On Friday 20th February Tsipras, Varoufakis and the Greek people found themselves between a rock and a hard-place. The rock was supplied by Wolfgang Schäuble who has been quite gloating in his intentions to break the Greek delegation and continue with EU's strategy for the Eurozone. The hard place was supplied by the Greeks themselves as the announcement on Greek media that around €20 billion had hemorrhaged from Greek bank deposits since December and the scene was set for a full-on run on the banks. Of course, telling people that their deposits may not be safe can have but one result; their deposits will not be safe. An insolvent banking system would be politically disastrous for the most popular government since ousting the junta in 1974. Finally Tsipras ad Varoufakis had no choice but to capitulate and return home with their tails between their legs.
Tsipras has vowed that if he doesn't get a fair deal he will leave slamming the door so hard that the whole house will fall in. Has that time come. The win that has be lauded, in lieu of anything else to say is that the Eurogroup has agreed to see a list of proposals for exactly how they intend to bring the economy into check, this is seen as a positive but we must also consider that while the knot has been loosened, it is also possible to wriggle the noose tighter still. There is no way that the Eurogroup (Schäuble) will be satisfied with the proposals this whole exercise is a last ditch demoralisation tactic, maybe even to force Tsipra’s to play his hand. The backlash has begun with the most audible coming from within Syriza’s own ranks, Manolis Glezos has accused Tsipras of trying to get away with calling meat fish with reference to the lexical realignment of the Eurogroup agreement.
Are the Greeks finally ready to bite the bullet and embrace the Drachma again.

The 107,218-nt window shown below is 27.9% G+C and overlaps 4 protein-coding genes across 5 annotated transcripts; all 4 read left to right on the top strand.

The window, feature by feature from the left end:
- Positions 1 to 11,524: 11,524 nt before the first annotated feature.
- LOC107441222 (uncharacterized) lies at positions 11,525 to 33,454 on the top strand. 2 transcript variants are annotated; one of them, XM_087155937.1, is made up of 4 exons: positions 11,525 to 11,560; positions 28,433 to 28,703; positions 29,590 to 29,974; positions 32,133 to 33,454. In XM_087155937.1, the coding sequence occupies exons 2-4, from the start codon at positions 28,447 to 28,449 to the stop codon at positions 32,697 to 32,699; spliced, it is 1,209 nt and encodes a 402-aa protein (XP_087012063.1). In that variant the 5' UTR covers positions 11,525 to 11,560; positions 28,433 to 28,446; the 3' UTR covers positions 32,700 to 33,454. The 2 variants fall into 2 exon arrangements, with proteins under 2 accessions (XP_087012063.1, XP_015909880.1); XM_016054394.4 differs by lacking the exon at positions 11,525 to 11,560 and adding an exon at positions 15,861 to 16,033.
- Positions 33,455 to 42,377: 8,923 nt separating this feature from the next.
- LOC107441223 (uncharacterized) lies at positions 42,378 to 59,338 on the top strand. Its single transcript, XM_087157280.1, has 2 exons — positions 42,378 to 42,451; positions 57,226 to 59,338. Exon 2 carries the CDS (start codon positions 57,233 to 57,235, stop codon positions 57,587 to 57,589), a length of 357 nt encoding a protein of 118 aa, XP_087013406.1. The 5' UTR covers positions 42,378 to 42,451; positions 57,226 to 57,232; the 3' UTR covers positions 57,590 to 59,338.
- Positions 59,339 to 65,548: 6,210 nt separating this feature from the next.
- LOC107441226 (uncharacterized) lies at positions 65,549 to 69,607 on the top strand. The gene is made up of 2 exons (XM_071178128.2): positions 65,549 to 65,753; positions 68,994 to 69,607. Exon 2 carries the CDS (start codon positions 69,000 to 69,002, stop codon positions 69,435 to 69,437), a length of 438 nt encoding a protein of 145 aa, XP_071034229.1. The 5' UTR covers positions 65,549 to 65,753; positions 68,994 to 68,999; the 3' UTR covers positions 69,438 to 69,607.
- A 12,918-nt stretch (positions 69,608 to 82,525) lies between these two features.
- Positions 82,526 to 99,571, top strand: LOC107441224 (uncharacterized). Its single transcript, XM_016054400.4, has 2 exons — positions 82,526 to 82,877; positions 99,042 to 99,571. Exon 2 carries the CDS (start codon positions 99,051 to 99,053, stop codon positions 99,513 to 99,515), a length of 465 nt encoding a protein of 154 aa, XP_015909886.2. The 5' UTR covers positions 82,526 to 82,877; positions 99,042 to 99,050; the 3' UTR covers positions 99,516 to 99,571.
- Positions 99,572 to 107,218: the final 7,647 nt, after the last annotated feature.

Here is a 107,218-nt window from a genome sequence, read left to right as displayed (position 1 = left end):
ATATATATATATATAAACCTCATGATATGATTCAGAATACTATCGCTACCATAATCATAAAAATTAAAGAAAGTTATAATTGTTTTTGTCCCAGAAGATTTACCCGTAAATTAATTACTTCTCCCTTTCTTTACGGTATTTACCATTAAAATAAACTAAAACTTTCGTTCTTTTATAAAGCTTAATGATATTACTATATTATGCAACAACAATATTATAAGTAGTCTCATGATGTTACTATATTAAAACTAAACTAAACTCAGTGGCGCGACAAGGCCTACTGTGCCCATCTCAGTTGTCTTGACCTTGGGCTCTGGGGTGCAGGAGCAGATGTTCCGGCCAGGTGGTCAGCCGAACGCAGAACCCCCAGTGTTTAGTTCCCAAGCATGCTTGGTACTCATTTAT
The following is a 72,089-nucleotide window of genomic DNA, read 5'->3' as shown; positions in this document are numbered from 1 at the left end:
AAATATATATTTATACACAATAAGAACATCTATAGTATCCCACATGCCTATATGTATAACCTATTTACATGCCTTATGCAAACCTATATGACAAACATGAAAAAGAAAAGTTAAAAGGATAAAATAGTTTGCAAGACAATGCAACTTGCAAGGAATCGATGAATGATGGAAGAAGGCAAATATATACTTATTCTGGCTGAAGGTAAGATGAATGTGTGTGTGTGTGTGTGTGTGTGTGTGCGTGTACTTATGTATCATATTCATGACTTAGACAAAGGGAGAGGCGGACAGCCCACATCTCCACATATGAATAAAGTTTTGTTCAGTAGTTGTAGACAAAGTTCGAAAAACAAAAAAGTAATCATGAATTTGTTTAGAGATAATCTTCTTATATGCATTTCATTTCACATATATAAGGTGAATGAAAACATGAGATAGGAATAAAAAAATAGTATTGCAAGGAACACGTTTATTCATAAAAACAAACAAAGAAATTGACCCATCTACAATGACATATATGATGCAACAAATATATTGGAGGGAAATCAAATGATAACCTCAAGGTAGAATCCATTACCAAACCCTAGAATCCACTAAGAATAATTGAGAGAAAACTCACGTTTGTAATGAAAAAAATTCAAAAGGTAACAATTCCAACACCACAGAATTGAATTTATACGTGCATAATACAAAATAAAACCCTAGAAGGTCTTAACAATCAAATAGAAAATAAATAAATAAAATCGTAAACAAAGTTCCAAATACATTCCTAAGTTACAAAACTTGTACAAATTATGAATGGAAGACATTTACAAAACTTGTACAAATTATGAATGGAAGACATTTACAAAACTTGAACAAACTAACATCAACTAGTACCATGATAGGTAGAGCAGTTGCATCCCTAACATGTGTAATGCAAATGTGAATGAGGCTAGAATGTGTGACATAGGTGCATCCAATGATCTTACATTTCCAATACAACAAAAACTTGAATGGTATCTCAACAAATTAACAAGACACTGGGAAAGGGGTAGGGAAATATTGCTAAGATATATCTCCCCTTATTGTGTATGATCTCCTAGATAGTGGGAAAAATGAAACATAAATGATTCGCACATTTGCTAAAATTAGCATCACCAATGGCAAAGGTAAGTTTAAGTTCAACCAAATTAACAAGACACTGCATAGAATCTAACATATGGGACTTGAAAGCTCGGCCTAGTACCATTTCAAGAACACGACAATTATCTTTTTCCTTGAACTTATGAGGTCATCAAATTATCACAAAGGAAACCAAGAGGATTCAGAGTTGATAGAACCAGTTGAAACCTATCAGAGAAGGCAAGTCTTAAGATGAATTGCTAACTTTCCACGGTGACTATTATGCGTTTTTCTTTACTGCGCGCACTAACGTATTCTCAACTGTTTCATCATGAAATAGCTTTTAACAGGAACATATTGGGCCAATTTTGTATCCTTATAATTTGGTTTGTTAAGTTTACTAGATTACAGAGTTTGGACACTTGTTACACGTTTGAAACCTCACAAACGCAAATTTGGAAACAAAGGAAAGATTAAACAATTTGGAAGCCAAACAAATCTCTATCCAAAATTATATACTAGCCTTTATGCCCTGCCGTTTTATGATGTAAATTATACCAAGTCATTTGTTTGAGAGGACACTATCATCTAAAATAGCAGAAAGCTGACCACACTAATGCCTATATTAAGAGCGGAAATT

There have been no reliable domestic polls on a Grexit and return to the Drachma and none could possibly done as merely putting the question to the people would cause the mother of all runs and a collapse of the economy before anything could be done. I have been trying to gauge public opinion here on the subject and the first impression took me by surprise, people are reluctant to talk about it. This is strange for a people who have always had a preoccupation with politics, taken relish in criticising the government and more recently the governments of its European partners but now starting the conversation provokes nervous fiddling with smart-phones, shoulder-shrugging or irritated changes of subject. So tired by hope against hope, so weary of broken plans, many have shut down completely. Their last burst of excitement spent, they are resigned to a new status quo and are trying to get on with breathing again. The world outside the political rallies and euro zone negotiations is calm detachment. According to Robertson and Bowlby’s attachment theory Greece has come to the third stage of ambivalent attachment, a survival stage that avoids any further emotional investment and the pain that accompanies disappointment.
Is Greece ready to embrace a new drachma. According to Bowlby, Robertson and even Naomi Klein’s Shock Doctrine, Greece is neither ready nor resistance to anything any more and those who feel powerless will just get on with breathing regardless of the flavour of air they are given.
The one thing I have realised is that for the first time the Greeks have leaders to rally behind and that could just make the difference.